Last Night

 

 

Last night,

coming home from a friend’s little cabin in the woods,

moon bigger than full,

low and wide over the road to Pepin,

no other cars in sight,

 

I felt the full sirens’ call,

I heard the Enchantress’ subtle song,

deer in the weeds off the shoulder,

just waiting to dive in front of my truck

and give their souls to God and Gods

and whatever fairies surrounded us.

 

Next full moon on the solstice is in 2094 they say.

I’ll be 146 then.

Well, 145,

I won’t turn 146 til well over a month later.

 

I dream about it now.

The softness is compelling.

I have grown larger than the lake I live beside:

 

Once again, there are moths in my ears, dancing away in the light.

Once again , there are songs unraveling, right there at the beginning of the dream.

 

Solstice seems to be the exact height of silence.

It seems to have wandered off to Norway and a quiet home

on Sognefjord

where we all spent our early days.

 

I am a poet now.

I am a poetess.

One of my eyes moves to the side of my head, like a fish.

Turkey vultures sit on the jetty nearby,

staring at me, maybe 10 of them.

The breeze is clean and new,

and wanders in from over past Lake City.

 

I have not come this far to stop now.

Pain will not hold me back.

I refuse to disappear into the internet,

into wine and beer,

into sex.

I refuse to take lightly my proximity to the passing world,

to the next world,

to the world we are waiting for.

 

The lilacs have bloomed and fallen back asleep.

My hammock sits empty in the yard.

For once, I will turn my chair around and face the street,

wave to allthat pass by,

and mumble,

delicately to myself,

about angels and dragonflies

and the short sweet smell of sunset.

Federico Garcia Lorca -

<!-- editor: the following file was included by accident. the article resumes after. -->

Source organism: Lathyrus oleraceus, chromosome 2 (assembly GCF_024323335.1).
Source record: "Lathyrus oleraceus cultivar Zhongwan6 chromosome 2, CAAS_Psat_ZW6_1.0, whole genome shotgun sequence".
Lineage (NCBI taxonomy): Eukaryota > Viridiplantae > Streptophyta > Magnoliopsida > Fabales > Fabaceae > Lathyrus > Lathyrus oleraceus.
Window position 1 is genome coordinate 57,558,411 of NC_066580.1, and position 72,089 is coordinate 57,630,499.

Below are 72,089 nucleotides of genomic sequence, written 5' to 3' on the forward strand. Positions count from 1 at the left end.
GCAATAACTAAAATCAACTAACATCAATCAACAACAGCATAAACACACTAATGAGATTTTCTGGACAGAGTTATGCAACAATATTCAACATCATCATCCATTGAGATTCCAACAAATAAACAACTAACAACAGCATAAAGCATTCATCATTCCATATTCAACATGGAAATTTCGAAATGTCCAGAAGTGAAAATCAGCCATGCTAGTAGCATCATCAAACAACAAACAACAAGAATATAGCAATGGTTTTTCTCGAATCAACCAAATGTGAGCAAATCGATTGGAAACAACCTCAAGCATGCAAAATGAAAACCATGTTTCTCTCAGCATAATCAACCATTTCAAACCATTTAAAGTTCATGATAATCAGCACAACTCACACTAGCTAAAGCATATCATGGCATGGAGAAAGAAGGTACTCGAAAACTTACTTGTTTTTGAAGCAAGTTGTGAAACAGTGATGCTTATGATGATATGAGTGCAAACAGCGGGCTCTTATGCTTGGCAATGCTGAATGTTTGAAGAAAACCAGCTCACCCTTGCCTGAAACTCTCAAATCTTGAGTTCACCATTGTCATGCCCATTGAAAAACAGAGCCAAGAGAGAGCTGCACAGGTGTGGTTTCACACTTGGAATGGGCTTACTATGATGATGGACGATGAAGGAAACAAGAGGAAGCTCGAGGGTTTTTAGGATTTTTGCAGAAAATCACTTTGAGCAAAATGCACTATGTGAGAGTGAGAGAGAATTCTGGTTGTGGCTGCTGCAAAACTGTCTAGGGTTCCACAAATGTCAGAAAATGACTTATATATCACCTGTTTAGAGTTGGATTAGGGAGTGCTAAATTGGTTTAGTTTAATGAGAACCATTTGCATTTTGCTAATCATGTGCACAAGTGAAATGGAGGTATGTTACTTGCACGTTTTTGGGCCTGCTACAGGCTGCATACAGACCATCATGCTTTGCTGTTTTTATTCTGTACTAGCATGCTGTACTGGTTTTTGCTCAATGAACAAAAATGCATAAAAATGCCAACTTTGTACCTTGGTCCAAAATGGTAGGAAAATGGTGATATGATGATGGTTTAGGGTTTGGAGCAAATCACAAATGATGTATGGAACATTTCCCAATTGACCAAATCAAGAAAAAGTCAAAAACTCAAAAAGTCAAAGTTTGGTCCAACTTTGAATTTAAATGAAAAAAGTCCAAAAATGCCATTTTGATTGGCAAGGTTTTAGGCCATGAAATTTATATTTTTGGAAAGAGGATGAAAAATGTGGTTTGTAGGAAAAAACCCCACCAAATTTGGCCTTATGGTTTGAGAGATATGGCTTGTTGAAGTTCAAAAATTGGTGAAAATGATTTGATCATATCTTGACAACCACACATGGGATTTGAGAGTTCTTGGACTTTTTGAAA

“Hay muy pocos ángeles que canten,

Hay muy pocos perros que ladren,

Mil violines caben en la palma mi mano.   

    

There are very few angels that sing,

There are very few dogs that bark, 

A thousand violins fit in the palm of my hand.”

 

Why Painting is Hard

 

The first thing I remembered were the birds,

a wall of grackles screaming from somewhere

out beyond my ears.

Then it was all the dogs

and the slow moving whine

of trains that were falling back asleep.

 

See, I’d forgotten to weep.

I’d forgotten to make wallpaper out of gourds

and vests out of family newspapers.

The jonquils were burning

and all I saw

was grass turning

the color of money.

 

Tommorrow, I want you to be my guest.

I want rocks to make hammocks out of trees.

I want tires to find time for wine at breakfast.

 

Please, take my heart,

make it the size of Yankee stadium during the ‘59 Series.

Carry it’s mail

like the wind carries our thoughts to North Dakota.

 

O.K., here’s my list:

 

I want grandchildren that fly.

I want houses that sing great big songs (like Woody Guthrie did).

I want streets that dance til 5 a.m.,

angry, sweating, sexy.

I want to wander through your dreams.

 

douglas padilla

1/23/99